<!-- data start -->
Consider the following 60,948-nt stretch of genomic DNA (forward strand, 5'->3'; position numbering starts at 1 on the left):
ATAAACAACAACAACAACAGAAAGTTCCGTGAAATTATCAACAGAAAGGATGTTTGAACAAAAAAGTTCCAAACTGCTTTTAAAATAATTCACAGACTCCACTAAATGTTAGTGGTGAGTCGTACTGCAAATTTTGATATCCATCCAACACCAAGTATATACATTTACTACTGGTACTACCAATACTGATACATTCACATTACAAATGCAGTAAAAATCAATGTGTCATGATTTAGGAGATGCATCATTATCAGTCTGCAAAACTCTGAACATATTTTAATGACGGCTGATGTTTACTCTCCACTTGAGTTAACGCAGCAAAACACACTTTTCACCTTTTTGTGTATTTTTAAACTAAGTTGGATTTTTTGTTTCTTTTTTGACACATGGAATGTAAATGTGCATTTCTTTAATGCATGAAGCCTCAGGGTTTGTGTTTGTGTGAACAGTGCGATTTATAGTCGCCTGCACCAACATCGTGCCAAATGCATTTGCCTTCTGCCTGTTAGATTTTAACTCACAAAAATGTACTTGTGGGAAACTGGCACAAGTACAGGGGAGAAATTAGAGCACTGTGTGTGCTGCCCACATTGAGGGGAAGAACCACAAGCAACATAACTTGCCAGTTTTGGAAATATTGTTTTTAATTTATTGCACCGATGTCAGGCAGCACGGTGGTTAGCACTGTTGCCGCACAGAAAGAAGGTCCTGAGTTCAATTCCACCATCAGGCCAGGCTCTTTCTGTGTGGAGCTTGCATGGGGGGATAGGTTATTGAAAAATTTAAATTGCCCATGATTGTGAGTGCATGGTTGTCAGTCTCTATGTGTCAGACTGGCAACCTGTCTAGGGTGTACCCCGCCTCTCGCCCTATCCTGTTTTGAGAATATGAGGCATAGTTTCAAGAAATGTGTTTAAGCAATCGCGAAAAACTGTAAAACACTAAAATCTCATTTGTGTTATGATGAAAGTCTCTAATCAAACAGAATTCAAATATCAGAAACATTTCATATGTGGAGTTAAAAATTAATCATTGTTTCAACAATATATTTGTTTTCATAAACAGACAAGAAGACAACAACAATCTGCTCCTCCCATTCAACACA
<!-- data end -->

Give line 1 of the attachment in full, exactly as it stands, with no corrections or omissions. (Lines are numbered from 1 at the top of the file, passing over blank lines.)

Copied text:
Consider the following 60,948-nt stretch of genomic DNA (forward strand, 5'->3'; position numbering starts at 1 on the left):